If you want to write a book, stop before you start

The calls start innocently enough.

“I found you online while searching for an editor. I want to write a book.”

Then I’m regaled for a couple of minutes—sometimes much longer than that—about the content of this ethereal, would-be, much-desired future book.

But I don’t need to know all that much about the content of your book. Not at the beginning.

What I need to know is why you think you’re ready to write your book.*


The bane of modern publishing may also be its savior.

Digital self-publishing opened the floodgates and drowned the gatekeepers. With Amazon’s Kindle Direct Publishing, anyone can publish their book in a minute.

In fact, when a friend of mine read an article about how easy self-publishing to Amazon was, he wrote and published a one-line book, placing it on sale for 99 cents.

It has two one-star reviews, one of which is a verified purchase.

Any cursory glance through Amazon’s search results shows that self-publishing is full of drivel. But it’s also replete with success stories: Andy Weir, Rupi Kaur, Mark Dawson, Joanna Penn—the list is long. These authors have earned wild success on their terms because those floodgates flew open.

That’s one reason why the authors who speak to me want to write a book.

It’s easy, right?


I tend to cut new client calls short these days, especially when the question of a book comes up. If their summary lasts much longer than two minutes, I break in with one of three questions:

  • “So, who’s this book for?”
  • “What’s your platform like?”
  • “What’s been your writing experience up to this point?”

If you don’t have ready answers to any of those questions, you’re not ready to write your book.

In fact, I could argue that, even if you do have those answers, you may still not be ready.

The would-be client hems and haws.

“I know, I know. I should be working on my email list. Or blogging. Or finishing writing the thing before thinking about publishing. But I just know I want to write this book now.”

About the only time I’ll give into that is if you’re a previously published author.

However, if it’s going to be your first book, I’ll recommend what Seth Godin wrote in This Is Marketing:

“Begin with a hurdle you can leap.”


Writing a book is hard work.

Writing a good book is harder work.

Writing a great book is devastatingly hard work.

Writing a perennial classic is devastatingly hard work plus luck.

Saying “I want to write a book” will not ensure your book is good or that it will sell once you’ve written it. Wanting to launch your brand or business on the curtails of your first book isn’t prime motivation either. If people don’t know you or know what to associate with you, they won’t care about your book. (I know this from experience.)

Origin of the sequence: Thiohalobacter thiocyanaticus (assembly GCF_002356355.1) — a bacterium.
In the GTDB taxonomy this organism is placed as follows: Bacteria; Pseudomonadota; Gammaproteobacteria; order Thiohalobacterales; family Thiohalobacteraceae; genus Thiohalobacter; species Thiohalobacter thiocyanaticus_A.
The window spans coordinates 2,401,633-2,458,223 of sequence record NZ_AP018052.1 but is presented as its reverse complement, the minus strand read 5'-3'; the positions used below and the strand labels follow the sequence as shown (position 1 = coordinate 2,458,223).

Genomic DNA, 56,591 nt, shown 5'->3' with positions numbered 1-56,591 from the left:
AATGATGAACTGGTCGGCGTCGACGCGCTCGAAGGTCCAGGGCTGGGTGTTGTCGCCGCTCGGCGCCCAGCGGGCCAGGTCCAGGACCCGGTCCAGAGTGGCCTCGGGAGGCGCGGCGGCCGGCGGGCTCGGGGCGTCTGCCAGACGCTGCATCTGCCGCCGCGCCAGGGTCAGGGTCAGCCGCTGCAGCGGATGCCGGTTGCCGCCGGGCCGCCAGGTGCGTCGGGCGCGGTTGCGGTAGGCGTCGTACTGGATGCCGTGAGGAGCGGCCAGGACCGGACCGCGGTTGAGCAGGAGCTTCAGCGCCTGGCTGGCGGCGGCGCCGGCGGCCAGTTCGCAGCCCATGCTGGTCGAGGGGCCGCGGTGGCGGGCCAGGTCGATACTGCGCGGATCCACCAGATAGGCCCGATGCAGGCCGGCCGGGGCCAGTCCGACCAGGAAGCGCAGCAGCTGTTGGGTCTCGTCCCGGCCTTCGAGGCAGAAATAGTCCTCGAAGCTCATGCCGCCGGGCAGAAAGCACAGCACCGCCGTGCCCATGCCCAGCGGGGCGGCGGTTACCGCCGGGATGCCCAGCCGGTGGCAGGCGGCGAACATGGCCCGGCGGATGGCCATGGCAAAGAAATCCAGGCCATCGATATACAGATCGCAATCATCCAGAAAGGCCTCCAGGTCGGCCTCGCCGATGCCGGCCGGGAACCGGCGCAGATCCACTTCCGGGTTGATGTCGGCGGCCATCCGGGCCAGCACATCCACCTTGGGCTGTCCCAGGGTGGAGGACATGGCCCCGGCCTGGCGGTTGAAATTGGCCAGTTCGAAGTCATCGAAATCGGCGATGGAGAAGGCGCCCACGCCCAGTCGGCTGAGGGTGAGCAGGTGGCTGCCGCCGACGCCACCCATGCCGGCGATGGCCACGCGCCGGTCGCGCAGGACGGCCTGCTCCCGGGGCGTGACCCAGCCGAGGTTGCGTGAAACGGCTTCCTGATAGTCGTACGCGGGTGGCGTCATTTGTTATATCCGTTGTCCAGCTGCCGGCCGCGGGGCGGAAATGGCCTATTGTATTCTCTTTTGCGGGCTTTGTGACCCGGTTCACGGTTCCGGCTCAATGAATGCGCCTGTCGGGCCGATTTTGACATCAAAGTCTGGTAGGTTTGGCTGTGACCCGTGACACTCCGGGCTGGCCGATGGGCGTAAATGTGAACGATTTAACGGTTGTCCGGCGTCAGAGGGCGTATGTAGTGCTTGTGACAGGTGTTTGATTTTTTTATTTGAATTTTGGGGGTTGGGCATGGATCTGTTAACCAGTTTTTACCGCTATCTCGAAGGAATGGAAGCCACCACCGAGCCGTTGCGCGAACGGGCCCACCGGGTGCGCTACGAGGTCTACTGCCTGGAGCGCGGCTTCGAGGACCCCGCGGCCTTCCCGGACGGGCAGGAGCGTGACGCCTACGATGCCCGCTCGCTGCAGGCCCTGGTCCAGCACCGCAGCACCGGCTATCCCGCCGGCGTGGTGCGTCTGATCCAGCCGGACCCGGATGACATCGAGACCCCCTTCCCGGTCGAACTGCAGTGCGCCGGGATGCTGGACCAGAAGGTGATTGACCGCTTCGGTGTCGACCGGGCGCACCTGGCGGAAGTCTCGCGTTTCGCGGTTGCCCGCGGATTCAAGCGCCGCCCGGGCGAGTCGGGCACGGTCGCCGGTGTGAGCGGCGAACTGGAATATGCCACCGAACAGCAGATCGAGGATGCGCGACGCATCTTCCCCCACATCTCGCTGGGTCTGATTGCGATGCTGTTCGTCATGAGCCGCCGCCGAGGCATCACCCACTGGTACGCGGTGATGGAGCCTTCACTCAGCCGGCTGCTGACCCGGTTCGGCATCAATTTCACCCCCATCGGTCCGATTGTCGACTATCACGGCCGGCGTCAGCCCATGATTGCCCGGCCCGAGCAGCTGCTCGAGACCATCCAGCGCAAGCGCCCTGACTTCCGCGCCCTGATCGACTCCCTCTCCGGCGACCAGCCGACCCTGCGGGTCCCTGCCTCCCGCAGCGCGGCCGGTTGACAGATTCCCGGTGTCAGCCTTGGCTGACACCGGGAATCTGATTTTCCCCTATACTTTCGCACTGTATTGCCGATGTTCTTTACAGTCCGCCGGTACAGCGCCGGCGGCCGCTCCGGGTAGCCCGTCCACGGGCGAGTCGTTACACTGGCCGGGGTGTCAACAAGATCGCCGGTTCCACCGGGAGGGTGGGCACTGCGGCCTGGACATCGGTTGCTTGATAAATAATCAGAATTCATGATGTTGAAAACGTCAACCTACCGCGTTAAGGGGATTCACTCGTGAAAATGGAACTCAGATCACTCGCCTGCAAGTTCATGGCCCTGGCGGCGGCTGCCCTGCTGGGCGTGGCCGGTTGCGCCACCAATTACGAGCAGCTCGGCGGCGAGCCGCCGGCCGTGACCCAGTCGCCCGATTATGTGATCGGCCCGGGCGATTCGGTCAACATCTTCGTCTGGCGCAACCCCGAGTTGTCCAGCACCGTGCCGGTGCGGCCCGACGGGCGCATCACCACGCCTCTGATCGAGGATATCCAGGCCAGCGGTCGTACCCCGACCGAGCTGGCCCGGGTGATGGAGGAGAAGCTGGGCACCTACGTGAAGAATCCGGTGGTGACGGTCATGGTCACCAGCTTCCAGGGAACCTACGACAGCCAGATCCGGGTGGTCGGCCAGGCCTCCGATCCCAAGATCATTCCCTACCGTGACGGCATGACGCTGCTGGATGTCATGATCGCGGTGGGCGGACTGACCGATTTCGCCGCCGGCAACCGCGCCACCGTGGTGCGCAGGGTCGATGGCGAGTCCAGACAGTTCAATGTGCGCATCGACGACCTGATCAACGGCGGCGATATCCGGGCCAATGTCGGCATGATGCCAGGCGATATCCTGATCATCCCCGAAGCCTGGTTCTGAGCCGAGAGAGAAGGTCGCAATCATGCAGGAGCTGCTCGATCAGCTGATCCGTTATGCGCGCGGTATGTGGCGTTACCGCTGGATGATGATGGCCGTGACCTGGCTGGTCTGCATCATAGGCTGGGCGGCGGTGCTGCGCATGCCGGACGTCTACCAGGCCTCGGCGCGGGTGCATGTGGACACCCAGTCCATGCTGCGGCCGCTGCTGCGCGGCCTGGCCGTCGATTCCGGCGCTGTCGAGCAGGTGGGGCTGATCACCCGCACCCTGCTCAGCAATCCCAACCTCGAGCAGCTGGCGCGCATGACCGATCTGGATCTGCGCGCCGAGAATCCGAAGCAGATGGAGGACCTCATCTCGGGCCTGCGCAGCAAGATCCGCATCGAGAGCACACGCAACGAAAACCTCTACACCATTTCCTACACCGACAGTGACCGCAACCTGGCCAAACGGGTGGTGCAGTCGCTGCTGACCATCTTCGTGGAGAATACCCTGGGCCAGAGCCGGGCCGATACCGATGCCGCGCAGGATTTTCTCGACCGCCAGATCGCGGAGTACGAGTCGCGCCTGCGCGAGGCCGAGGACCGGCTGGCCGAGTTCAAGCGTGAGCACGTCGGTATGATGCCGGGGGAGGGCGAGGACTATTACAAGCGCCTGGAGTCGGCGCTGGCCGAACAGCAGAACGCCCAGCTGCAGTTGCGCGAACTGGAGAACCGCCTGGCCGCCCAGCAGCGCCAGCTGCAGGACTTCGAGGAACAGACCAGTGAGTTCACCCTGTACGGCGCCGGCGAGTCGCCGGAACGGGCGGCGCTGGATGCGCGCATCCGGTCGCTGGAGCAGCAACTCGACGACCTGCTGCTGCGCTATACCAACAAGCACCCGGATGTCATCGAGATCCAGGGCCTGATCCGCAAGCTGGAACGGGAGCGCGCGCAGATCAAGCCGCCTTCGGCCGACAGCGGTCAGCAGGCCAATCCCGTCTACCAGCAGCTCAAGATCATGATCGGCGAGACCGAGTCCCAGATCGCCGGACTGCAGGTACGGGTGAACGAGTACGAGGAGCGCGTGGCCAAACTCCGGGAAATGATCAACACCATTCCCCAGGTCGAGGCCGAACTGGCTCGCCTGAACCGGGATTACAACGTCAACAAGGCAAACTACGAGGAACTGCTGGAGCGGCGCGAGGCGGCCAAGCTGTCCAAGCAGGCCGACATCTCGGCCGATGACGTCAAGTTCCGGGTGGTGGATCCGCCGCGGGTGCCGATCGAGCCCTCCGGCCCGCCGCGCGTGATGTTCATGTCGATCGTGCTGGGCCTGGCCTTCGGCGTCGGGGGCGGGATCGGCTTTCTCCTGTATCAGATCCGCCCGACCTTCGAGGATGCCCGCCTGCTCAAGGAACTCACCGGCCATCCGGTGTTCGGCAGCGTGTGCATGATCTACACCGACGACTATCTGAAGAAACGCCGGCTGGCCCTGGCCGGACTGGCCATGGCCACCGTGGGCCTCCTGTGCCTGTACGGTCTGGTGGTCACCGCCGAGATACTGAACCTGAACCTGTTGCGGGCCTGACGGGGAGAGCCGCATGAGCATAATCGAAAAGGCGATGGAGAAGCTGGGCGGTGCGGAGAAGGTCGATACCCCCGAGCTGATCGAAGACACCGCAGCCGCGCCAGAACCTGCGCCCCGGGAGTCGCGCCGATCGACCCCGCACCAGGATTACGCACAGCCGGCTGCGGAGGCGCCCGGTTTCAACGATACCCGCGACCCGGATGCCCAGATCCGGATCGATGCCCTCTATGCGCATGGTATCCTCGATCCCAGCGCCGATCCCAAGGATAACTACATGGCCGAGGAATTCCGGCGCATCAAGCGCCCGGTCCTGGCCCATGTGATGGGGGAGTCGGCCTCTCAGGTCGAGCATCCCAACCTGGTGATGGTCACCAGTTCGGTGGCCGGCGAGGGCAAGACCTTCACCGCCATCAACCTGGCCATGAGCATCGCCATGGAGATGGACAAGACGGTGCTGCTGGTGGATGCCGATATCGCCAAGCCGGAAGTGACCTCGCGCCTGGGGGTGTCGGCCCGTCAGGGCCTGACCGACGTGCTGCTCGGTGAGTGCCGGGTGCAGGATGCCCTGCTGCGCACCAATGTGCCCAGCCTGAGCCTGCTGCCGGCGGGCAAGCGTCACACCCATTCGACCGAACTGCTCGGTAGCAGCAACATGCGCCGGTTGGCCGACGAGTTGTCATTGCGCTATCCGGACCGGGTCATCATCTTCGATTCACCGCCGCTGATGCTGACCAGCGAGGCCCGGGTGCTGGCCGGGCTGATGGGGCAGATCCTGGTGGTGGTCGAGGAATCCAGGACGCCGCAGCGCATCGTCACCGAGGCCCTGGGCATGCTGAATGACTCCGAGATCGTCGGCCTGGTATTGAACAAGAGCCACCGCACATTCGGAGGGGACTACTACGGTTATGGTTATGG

So, stop setting your sights on the marathon’s finish line.

Focus on the next hundred yards. 


A few suggestions:

Define your audience. (You may need to define yourself first. What do you want to be known for?)

Find your audience. Where do they live online? Offline? What are their other tastes? If you had to guess the kinds of media they consume, what would you write? The kinds of groups they join? What products they buy?

Start your blog. Better, especially for authors, start your email newsletter.

Pitch articles. Become a subject matter expert for what you want to be known for. Just imagine what you could do if people searched for your area of expertise and they couldn’t escape your name because it appears on so many different, well-known sites?

Don’t overthink what you do, and don’t do all of those tasks. Pick the one you know you need to work on.

Then just do it, and commit to doing it at a set schedule, whether that’s daily, weekly, or monthly.

And always keep writing. Never let writing become a second-tier priority. Always have a project in the works. As soon as you let the business of writing kill your passion for writing, you’ll become paralyzed.

Yes, it’s unfortunate that we have to write more words to market our “real” words, but that’s our world. (Arguably, that’s always been the writer’s world.)

But no one said the writing life was easy.

Now, do you want to write a book?

Photo by Plush Design Studio from Pexels

*This is mainly geared toward nonfiction writers, who comprise the majority of authors with whom I work.

What Happens When an Editor Writes Her First Novel? An Interview with Shayla Raquel on the Launch of “The Suicide Tree”

I believe I “met” Shayla Raquel after being invited to an editors-only Facebook group that she and a co-conspirator launched a few years ago. Since I was just beginning my career as a freelance editor, I relished that group’s insight, camaraderie, and helpfulness. Whenever I felt stuck, I asked that group. The fact that I continue to have clients is a testament to that group.

In time, I had the opportunity to meet Shayla in person, and she was exactly as her Facebook posts advertised: ebullient, knowledgeable, and over-the-moon about books and writing.

So, on the day that her first novel, The Suicide Tree, launches, I had to interview her.